As artificial intelligence (AI) tools and assistants start to get more attention in society, one of the conversations I’m paying attention to is the future of AI in the classroom, and ultimately the future of education.
In these discussions, there is a lot of hysteria and hyperbole about what machine learning, virtual assistants can do with, for, and by students. There is also a lot of fear and requests to block these tools (ChatGPT for example), as if that was an option.
At the root of these discussions, and some of the fear involved focuses on how educators think a classroom should look and operate. A focus on how students should learn. Instead of considering what could, and perhaps should happen in learning environments, we desperately grasp at a bygone era.
This reaction is nothing new in education.
When innovation or new advances enter the classroom, there are always some that test out and try these new platforms or tools. This could be the use of word processors, audiobooks, movies/film, graphic novels, Google Docs, flipped classrooms, online/blended/hybrid learning. Some educators identify ways to utilize these innovations to support student learning.
A different group responds in a way that is much more reserved and negative toward the innovations in society that are trying to make their way into the classroom.
Some of this negative response focuses on how students will use these tools and platforms to cheat. We saw this response with the onset of COVID and emergency remote teaching. K-12 and higher ed systems needed to have students and teachers meet virtually. A common concern was that students would cheat the system and we needed processes in place (forcing students to keep their cameras on) to ensure they were all present and learning.
At the root of this reticence to utilize and perhaps embrace new technologies or advances in the classroom is privilege. Privilege as in an advantage, permission, right, or benefit granted or enjoyed by an individual or class in power.
In the classroom, the teacher is often the sole purveyor of power. As new technologies or advances present opportunities for some learners, there is often resistance from educators. As an example, at my institution, I serve as a distance education mentor. What that means is that I guide colleagues as they build classes online, and integrate technology in their classrooms. When I suggest that an instructor add some videos, online resources, or multimodal content (images, video, audio, simulation) to their course content, there is often a negative response, bordering on anger.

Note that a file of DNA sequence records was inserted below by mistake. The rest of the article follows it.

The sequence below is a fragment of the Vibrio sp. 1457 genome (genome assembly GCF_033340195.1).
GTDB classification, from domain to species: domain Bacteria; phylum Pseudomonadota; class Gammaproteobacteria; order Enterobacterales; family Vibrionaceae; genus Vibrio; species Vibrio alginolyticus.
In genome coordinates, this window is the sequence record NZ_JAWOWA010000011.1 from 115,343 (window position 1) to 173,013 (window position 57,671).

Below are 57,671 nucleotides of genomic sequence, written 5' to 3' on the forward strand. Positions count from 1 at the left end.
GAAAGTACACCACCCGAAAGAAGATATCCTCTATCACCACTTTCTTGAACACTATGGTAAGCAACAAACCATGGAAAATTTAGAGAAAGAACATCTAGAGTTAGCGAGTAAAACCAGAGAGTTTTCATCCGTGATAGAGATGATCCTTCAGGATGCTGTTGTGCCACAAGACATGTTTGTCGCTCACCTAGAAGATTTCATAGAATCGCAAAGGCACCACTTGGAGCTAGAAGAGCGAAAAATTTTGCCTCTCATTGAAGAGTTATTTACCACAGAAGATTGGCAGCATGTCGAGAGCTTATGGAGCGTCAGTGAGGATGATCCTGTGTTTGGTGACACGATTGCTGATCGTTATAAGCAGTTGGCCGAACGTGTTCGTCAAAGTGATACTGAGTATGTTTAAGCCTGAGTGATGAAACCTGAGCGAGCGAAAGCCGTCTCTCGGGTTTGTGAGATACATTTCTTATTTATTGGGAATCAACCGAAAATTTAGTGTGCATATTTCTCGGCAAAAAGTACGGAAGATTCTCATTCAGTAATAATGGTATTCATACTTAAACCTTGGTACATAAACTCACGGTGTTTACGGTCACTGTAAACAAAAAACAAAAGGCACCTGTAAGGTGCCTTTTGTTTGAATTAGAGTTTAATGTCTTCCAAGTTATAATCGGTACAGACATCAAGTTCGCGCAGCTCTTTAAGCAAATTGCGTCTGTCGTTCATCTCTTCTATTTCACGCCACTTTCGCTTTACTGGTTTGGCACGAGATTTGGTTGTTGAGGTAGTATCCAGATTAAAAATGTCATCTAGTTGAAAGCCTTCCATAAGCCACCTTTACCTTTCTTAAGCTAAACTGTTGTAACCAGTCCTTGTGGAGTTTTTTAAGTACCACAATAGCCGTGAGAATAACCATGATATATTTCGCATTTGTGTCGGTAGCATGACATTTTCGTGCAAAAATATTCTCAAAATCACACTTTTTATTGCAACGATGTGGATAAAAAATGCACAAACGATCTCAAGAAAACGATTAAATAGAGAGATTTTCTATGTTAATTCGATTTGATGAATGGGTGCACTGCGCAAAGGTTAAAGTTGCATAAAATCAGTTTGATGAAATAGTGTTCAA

That’s now how people learn in my content area/discipline. That’s not how I teach. That’s not how students learn.
All of these are examples of responses I’ve heard from educators in Pre-K up through higher ed over the years. At their most basic level, the educator is saying one thing.
You need to learn how I learned.
We’ve viewed rigor in our learning environments in terms of how we learned the content and expect that others will do the same.
This is not teaching. This is not good pedagogy.
One of the most basic components of my teaching philosophy is to identify the approach point of learners and figure out how I can help get them from where they are to where they need to be. I focus on minding the gap.
This means getting to know my students. Understanding where they’re coming from. What barriers and accelerators impact their lives. Trying to make learning meaningful, social, active, and socially conscious.
If I do not give them access to tools that could assist them, I am not being equitable.
If I demand that they write and communicate in Standard Academic English, I am not being equitable.
If I do not create space in my classroom for students to share their identities in the classroom, I am not being equitable.
There are many ways that privilege shows up in our educational systems. When innovations, advances, or new opportunities arise in society, there is often a desire to have students do school the same way that we did school.
We need to have a discussion about these new and novel technologies and platforms. We need to think critically about their role, place, and validity in learning. We are not having that discussion even though it is very much needed.
We need to talk about privacy, security, and data. We need to talk about content creation and ownership of ideas. We need to have a conversation about what these tools can do and why they’re doing them.
This is currently not that conversation.
This is a discussion about equity and privilege.